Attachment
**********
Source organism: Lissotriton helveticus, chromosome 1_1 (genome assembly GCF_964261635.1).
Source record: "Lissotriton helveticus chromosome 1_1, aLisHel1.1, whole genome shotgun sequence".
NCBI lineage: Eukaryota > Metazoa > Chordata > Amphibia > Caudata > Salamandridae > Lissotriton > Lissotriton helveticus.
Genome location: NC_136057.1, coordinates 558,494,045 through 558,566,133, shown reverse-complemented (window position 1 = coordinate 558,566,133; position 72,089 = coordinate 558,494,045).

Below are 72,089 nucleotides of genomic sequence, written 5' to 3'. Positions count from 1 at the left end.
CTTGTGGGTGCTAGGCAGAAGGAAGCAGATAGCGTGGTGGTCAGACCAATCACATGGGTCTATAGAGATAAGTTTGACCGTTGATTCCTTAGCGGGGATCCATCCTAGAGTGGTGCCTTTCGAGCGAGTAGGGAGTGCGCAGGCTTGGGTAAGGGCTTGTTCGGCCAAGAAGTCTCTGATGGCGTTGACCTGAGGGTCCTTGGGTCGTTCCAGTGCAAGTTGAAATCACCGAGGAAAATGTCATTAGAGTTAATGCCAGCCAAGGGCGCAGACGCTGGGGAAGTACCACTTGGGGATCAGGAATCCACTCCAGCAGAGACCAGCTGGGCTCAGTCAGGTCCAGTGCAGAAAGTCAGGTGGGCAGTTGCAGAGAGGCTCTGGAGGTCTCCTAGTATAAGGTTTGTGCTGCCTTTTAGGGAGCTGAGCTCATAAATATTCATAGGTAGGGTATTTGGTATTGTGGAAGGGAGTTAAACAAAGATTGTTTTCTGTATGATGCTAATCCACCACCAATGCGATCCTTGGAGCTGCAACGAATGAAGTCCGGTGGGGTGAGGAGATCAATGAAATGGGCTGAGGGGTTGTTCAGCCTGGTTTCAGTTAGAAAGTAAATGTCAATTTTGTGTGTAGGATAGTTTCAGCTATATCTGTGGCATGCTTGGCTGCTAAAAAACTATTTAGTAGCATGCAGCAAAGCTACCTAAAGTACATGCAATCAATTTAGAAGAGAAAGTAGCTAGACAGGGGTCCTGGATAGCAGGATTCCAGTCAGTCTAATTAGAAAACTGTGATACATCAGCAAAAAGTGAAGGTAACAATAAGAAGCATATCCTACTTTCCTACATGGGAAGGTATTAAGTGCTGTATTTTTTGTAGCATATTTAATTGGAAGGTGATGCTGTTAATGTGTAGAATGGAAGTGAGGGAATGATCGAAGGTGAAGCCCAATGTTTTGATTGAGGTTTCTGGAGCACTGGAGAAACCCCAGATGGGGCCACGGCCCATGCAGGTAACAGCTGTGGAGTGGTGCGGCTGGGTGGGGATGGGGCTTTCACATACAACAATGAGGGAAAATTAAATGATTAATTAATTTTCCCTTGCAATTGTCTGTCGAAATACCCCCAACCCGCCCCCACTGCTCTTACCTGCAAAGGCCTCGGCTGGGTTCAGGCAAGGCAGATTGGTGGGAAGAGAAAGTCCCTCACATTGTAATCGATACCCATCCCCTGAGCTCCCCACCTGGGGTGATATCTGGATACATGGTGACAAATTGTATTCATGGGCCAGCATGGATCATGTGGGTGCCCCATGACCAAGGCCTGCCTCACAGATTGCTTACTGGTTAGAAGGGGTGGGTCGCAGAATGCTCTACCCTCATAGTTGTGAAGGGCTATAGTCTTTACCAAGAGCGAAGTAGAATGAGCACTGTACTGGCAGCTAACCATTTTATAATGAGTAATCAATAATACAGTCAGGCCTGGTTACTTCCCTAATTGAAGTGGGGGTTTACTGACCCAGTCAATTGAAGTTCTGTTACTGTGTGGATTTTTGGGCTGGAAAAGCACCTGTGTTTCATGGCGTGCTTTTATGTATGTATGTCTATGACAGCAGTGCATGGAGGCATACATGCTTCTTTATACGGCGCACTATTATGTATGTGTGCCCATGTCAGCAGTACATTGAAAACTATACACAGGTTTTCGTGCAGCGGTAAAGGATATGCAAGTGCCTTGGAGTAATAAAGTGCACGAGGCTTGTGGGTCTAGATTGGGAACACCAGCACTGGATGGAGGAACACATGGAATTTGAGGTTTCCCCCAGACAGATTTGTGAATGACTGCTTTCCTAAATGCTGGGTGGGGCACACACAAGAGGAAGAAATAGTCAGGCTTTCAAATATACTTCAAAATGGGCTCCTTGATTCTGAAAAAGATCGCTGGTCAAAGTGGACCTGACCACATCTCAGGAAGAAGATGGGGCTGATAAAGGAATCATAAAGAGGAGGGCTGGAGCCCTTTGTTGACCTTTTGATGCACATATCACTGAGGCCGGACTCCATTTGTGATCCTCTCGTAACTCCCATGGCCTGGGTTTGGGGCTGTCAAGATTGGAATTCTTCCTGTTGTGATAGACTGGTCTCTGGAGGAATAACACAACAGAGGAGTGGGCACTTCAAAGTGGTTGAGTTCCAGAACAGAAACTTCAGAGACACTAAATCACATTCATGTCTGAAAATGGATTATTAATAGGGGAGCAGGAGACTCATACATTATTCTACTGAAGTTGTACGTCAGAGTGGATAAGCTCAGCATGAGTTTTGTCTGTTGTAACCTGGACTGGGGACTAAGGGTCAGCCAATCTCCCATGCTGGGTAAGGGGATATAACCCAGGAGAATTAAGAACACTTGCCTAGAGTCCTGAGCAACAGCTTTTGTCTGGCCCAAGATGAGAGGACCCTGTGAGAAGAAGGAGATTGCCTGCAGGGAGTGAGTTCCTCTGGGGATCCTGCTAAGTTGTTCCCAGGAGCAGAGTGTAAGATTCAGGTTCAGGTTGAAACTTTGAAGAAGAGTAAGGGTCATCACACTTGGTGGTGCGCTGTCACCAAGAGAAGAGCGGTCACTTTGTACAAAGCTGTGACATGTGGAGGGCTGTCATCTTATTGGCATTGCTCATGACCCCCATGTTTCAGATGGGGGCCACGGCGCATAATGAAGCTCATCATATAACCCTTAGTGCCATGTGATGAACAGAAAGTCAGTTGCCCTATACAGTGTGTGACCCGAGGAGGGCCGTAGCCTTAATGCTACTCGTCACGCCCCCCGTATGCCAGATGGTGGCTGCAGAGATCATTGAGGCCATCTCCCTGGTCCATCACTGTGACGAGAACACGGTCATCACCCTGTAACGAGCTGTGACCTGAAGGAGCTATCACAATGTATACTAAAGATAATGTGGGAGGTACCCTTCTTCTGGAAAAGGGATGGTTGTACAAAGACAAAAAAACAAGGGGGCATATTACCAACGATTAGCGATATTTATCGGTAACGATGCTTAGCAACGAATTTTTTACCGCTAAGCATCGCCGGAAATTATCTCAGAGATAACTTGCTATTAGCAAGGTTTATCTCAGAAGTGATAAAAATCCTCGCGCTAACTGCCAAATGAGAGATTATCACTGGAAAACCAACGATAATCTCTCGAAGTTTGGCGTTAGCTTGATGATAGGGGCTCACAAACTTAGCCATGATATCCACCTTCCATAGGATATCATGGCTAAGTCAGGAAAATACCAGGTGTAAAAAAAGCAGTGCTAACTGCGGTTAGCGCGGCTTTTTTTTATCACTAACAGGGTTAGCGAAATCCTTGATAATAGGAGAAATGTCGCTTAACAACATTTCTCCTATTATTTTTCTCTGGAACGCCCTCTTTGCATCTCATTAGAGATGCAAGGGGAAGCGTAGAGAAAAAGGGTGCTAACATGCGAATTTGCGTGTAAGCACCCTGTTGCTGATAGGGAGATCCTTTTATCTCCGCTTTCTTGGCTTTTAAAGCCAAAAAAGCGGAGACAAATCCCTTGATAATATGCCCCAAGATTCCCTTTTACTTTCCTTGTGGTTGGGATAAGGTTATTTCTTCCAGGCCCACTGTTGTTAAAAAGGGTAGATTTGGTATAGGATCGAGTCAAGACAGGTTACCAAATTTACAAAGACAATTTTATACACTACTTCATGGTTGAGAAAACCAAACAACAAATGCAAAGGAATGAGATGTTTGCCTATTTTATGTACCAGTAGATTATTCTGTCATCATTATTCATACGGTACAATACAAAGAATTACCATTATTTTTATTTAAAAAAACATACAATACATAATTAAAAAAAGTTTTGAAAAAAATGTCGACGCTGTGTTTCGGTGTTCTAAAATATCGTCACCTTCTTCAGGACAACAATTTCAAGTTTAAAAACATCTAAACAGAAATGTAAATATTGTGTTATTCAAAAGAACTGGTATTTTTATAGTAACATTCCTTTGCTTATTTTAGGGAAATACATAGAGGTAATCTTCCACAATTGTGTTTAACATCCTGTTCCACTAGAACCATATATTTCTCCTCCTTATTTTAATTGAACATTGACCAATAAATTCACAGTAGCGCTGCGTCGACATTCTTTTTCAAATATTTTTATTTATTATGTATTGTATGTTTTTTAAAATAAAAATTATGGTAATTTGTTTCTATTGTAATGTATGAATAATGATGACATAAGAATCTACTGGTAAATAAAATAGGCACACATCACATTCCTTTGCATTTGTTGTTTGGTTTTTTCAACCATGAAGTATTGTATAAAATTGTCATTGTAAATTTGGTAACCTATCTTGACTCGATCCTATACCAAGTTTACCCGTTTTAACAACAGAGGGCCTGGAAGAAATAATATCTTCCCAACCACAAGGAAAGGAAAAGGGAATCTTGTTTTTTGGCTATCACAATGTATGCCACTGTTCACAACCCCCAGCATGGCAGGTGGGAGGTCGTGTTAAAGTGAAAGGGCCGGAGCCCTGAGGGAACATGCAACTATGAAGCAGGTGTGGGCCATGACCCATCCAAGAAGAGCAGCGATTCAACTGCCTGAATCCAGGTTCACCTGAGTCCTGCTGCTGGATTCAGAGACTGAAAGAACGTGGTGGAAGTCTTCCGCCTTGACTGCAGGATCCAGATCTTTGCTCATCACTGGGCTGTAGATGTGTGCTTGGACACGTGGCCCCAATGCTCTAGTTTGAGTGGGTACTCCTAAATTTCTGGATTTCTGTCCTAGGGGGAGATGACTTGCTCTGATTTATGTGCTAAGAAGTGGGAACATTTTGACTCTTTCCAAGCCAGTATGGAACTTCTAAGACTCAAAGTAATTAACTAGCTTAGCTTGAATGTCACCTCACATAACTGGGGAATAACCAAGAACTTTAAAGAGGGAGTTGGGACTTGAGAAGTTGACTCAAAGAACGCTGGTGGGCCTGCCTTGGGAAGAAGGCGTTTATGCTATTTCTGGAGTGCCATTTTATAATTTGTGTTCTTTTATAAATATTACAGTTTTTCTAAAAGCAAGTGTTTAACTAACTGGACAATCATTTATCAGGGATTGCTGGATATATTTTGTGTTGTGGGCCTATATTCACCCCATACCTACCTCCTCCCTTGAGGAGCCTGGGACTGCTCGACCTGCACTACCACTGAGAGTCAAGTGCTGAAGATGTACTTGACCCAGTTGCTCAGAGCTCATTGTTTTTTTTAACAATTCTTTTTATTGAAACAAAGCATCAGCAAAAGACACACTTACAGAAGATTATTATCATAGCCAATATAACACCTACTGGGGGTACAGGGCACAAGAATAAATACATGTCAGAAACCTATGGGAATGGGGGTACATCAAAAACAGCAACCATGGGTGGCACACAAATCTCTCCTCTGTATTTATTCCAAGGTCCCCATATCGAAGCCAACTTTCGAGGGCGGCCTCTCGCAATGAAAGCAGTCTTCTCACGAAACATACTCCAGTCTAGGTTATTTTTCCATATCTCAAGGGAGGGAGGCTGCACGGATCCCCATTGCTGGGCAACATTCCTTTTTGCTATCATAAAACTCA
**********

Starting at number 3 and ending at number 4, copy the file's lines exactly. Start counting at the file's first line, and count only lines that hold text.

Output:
NCBI lineage: Eukaryota > Metazoa > Chordata > Amphibia > Caudata > Salamandridae > Lissotriton > Lissotriton helveticus.
Genome location: NC_136057.1, coordinates 558,494,045 through 558,566,133, shown reverse-complemented (window position 1 = coordinate 558,566,133; position 72,089 = coordinate 558,494,045).